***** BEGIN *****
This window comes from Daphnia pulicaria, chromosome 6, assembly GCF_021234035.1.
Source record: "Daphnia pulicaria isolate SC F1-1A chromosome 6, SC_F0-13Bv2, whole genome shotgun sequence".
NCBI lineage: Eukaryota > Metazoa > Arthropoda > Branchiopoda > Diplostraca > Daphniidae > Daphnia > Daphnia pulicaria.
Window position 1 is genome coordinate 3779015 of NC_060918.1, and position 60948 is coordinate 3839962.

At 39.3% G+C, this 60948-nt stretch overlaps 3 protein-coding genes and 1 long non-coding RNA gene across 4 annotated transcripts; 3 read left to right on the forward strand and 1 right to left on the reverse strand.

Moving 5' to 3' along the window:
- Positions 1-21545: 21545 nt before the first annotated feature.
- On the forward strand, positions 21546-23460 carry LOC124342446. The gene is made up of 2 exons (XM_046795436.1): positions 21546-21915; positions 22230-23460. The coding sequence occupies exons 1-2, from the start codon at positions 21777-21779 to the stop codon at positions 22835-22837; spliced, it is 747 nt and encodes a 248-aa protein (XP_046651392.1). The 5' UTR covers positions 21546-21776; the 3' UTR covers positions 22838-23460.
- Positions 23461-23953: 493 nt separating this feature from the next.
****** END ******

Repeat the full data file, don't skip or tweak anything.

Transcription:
This window comes from Daphnia pulicaria, chromosome 6, assembly GCF_021234035.1.
Source record: "Daphnia pulicaria isolate SC F1-1A chromosome 6, SC_F0-13Bv2, whole genome shotgun sequence".
NCBI lineage: Eukaryota > Metazoa > Arthropoda > Branchiopoda > Diplostraca > Daphniidae > Daphnia > Daphnia pulicaria.
Window position 1 is genome coordinate 3779015 of NC_060918.1, and position 60948 is coordinate 3839962.

At 39.3% G+C, this 60948-nt stretch overlaps 3 protein-coding genes and 1 long non-coding RNA gene across 4 annotated transcripts; 3 read left to right on the forward strand and 1 right to left on the reverse strand.

Moving 5' to 3' along the window:
- Positions 1-21545: 21545 nt before the first annotated feature.
- On the forward strand, positions 21546-23460 carry LOC124342446. The gene is made up of 2 exons (XM_046795436.1): positions 21546-21915; positions 22230-23460. The coding sequence occupies exons 1-2, from the start codon at positions 21777-21779 to the stop codon at positions 22835-22837; spliced, it is 747 nt and encodes a 248-aa protein (XP_046651392.1). The 5' UTR covers positions 21546-21776; the 3' UTR covers positions 22838-23460.
- Positions 23461-23953: 493 nt separating this feature from the next.